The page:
Date of Award

1996

Document Type

Dissertation

Degree Name

Doctor of Philosophy

School

School of Education

Program

Religious Education, PhD

First Advisor

Roy C. Naden

Second Advisor

John B. Youngberg

Third Advisor

Randall W. Younker

Abstract

Problem. An understanding of Israel's history is crucial to a Christian view of history, including its morals and values, and is a foundation stone of most conservative Christians including Seventh-day Adventists and their religious educational philosophy. There is a vital need for a curriculum that provides reasonable answers to the most frequently asked questions about Israel's early history and builds a solid base for the Christian/Adventist faith. The purpose of this study was to meet this need by empirically developing a curriculum for religion majors in Seventh-day Adventist colleges. Issues discussed include the Philosophical Background and Importance of History; the Role of Biblical Hermeneutics; Archaeology and the Bible; the Patriarchal Period; Abraham and Middle Bronze Customs, the Thirteenth and Fifteenth Centuries Exodus Debate; and Israelite Conquest/Settlement.

Method. The instructional product development methods of Baker and Schutz and Naden were employed in this research. Instructional specifications were established through non-ambiguous behavioral objectives after the need for the product had been established. Criteria for the evaluation of these objectives were based on current literature related to the topic. Strategies for the positive modification of affect were included.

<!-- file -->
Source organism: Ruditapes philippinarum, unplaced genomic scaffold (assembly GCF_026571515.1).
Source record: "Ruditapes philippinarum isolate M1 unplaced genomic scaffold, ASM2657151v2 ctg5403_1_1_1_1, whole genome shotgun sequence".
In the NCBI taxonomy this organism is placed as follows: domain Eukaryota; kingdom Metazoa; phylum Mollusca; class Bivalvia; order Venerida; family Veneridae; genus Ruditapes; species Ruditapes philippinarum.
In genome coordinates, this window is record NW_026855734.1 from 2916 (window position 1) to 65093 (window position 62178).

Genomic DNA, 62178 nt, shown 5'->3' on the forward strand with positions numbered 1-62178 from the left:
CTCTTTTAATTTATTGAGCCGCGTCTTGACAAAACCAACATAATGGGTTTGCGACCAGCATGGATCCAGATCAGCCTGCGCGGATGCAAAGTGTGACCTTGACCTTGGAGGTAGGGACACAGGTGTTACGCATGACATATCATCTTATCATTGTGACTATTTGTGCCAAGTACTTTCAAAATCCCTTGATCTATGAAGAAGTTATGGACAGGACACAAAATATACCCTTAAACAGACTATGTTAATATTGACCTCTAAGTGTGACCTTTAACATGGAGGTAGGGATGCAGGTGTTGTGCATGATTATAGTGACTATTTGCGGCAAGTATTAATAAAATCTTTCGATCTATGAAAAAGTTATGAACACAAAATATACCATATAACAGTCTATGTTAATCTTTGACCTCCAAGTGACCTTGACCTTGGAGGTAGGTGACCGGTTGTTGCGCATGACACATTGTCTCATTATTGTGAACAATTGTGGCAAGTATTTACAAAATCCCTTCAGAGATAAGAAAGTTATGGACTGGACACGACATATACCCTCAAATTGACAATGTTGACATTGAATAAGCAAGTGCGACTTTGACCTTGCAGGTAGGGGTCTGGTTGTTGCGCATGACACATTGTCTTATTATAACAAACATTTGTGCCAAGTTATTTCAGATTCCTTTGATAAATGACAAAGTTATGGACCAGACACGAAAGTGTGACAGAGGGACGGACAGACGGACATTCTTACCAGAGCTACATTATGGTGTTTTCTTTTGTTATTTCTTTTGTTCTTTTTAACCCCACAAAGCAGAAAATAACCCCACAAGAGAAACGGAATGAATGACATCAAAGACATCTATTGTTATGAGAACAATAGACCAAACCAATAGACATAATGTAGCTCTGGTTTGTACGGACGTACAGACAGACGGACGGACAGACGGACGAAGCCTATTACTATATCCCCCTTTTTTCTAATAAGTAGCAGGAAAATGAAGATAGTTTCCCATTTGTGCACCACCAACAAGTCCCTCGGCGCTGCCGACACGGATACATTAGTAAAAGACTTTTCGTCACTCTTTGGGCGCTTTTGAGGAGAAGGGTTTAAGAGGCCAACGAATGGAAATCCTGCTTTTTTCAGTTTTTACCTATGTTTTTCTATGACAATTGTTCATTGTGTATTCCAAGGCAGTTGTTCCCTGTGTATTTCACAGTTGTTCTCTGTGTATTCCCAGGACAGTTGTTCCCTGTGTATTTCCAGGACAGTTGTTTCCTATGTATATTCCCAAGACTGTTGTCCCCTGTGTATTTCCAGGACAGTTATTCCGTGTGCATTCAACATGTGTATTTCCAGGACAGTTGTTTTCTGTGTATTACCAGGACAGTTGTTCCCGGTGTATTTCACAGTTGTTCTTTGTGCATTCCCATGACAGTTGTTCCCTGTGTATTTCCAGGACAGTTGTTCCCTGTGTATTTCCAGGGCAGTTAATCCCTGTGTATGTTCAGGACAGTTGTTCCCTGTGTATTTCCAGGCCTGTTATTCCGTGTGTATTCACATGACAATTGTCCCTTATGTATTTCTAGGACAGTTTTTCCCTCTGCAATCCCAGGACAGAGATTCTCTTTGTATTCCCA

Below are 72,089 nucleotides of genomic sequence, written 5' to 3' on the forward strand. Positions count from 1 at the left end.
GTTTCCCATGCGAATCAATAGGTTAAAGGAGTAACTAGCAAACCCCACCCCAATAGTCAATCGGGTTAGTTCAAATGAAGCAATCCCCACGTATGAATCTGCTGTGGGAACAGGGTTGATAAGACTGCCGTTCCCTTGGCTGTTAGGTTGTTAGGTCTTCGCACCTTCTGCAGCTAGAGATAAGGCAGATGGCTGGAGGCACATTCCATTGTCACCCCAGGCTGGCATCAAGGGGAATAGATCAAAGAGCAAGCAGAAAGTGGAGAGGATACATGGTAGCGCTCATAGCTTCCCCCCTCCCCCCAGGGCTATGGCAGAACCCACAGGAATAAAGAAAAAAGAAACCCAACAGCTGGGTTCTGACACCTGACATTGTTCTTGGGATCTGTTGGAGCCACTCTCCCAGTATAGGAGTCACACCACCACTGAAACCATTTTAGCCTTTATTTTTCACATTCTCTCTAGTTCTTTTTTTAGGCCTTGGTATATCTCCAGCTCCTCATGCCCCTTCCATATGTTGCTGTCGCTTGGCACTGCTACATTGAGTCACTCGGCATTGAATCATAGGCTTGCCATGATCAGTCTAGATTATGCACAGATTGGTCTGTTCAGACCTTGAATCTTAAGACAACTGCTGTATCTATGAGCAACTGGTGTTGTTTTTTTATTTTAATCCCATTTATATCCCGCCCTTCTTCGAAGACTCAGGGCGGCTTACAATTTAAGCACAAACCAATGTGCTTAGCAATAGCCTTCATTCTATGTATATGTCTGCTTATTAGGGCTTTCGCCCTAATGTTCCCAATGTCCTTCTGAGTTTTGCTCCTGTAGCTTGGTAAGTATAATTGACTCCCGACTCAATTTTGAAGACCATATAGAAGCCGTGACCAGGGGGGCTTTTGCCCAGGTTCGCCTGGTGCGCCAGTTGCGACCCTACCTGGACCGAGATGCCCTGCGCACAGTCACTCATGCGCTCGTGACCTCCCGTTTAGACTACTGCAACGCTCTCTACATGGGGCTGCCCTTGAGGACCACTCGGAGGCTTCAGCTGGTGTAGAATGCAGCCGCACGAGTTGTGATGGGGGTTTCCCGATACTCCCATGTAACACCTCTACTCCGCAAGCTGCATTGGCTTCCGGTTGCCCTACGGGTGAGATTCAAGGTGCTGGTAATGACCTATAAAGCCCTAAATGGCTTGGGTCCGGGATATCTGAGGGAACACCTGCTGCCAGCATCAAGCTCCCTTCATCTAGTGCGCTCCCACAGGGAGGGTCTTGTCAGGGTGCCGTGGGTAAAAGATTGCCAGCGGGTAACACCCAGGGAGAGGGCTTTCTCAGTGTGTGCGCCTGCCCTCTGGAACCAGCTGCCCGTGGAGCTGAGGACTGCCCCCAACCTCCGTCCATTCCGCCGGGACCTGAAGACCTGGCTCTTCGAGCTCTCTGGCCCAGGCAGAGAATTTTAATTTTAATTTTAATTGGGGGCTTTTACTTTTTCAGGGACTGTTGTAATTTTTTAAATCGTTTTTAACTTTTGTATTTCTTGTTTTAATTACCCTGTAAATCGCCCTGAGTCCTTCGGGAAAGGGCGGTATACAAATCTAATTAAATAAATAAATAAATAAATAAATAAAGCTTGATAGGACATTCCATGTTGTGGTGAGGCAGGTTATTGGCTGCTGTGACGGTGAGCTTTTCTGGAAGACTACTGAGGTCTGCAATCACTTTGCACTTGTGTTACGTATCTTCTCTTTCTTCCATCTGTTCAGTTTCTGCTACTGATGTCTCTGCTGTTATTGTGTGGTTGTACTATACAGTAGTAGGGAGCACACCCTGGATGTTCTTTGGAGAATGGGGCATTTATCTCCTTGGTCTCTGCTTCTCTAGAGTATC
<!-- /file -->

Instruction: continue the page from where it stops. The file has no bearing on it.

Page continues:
The curriculum was prepared in the form of ten, 50-minute class periods. Mastery was set at 80/80 which means that at least 80 percent of the participants would score at least 80 percent on each of the twenty-three behavioral objectives. Religion majors were the designated subjects through which the empirical development was conducted.

The product was first presented to small groups. The group size was increased as the product was modified and as the groups achieved higher levels of mastery. The curriculum was considered to be presentation ready when mastery was reached by a larger group (33), the results of which could be statistically analyzed. Modification of affect was measured by means of a Likert-scale instrument.

Results. After developing the curriculum, the instruction was presented to thirty-three subjects. Mastery at the predetermined level was achieved on all of the behavioral objectives. Modification of affect suggested that students were significantly motivated by the instruction to further study the archaeologically based issues on the history of ancient Israel.

Conclusion. In academic circles, conflict continues over the historicity of the Bible in general and of Israel in particular. These questions carry over into general society and congregational life.

Because SDA colleges lacked an empirically developed curriculum for teaching these issues related to the history of ancient Israel, this product could be utilized in a college instruction in religion/religious education classes.

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